South Carolina has initiated a coyote bounty program. The state’s Department of Natural Resources is incentivizing hunters to kill coyotes with the hopes of reducing coyote populations.
This is yet another sad example of a misguided attempt at controlling predator populations.
The accompanying graphic, which was produced by the Humane Society, shows why killing coyotes as a way to reduce their numbers doesn’t work.
Living With Coyote, a short documentary by Priya Shelly, follows generational sheepherders and urban biologists in the American West who share a common topic of concern: coyote presence.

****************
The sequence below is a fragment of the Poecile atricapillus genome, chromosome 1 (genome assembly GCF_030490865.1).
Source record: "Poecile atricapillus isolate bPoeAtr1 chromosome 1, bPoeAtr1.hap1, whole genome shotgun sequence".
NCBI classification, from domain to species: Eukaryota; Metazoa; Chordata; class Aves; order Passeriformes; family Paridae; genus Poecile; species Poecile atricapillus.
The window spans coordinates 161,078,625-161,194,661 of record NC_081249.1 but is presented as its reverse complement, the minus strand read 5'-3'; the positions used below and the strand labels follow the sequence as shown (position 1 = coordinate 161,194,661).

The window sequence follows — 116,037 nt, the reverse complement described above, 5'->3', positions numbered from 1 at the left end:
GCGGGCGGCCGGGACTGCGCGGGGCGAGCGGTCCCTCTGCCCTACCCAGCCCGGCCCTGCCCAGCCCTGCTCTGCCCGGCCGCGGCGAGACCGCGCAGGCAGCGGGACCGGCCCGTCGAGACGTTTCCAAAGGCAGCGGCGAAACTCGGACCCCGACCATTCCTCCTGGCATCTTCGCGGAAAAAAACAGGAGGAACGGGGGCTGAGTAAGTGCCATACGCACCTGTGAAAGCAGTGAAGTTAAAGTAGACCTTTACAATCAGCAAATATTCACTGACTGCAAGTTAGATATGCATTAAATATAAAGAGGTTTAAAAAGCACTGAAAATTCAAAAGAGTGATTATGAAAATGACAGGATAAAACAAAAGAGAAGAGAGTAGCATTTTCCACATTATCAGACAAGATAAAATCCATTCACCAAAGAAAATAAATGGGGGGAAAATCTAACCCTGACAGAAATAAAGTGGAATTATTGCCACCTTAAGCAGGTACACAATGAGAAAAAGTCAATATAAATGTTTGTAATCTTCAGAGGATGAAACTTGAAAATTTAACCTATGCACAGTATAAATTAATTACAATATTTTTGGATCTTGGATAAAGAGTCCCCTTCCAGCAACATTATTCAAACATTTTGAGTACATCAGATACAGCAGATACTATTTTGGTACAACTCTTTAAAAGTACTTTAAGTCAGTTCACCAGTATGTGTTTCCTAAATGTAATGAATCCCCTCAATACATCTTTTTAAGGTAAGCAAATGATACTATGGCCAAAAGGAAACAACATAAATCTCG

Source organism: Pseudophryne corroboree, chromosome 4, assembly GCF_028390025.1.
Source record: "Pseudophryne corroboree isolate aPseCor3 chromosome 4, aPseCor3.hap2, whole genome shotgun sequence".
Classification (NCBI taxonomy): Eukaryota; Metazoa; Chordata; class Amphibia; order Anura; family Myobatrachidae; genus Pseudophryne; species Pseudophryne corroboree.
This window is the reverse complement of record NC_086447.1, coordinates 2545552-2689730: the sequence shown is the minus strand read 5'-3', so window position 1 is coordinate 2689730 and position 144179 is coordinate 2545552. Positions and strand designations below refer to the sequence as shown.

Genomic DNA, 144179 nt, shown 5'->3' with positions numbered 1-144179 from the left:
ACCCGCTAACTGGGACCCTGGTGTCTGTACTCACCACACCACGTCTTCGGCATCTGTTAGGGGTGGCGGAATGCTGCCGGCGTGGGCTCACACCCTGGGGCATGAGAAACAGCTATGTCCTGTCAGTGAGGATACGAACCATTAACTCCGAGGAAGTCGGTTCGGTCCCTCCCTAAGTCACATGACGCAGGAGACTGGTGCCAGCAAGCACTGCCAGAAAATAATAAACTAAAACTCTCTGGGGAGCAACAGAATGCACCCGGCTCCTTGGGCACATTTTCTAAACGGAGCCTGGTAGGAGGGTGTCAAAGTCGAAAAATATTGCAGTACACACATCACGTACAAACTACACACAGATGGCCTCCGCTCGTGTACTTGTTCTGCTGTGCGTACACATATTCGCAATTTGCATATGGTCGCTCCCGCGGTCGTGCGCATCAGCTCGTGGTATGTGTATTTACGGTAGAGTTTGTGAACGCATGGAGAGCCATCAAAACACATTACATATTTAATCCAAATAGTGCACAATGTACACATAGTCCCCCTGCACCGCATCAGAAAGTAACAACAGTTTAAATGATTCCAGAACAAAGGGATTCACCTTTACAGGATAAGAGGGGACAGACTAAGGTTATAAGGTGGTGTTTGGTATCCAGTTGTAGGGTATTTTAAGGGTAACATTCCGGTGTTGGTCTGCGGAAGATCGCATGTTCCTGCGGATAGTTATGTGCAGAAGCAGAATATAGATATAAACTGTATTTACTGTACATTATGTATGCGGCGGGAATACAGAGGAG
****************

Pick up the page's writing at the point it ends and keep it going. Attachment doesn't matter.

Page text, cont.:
With rural coyotes predating on lambs in the Rocky Mountain ranges and urban coyotes feasting on garbage, small pets and fruit trees in suburban/urban areas, killing the problem coyote seems like a great quick fix. Contrary to this belief, there is no simple solution.
Living With Coyote delves into the complexities of keeping our wild neighbors on the land that we share and raises awareness on the importance of human responsibility and stewardship. You can watch the 18-minute film here (http://www.priyashelly.com/livingwithcoyote/).
Coyotes Captured and Euthanized in Sandy Springs
This story on CBS46.com is a prime example of what we call a “vicious cycle of trapping and killing,” which we hope can be minimized or avoided with the help of public education and awareness.
There are better and more effective ways to address human-coyote conflict.
Read the comments on our Facebook page to see how these type of situations generate strong emotions among people.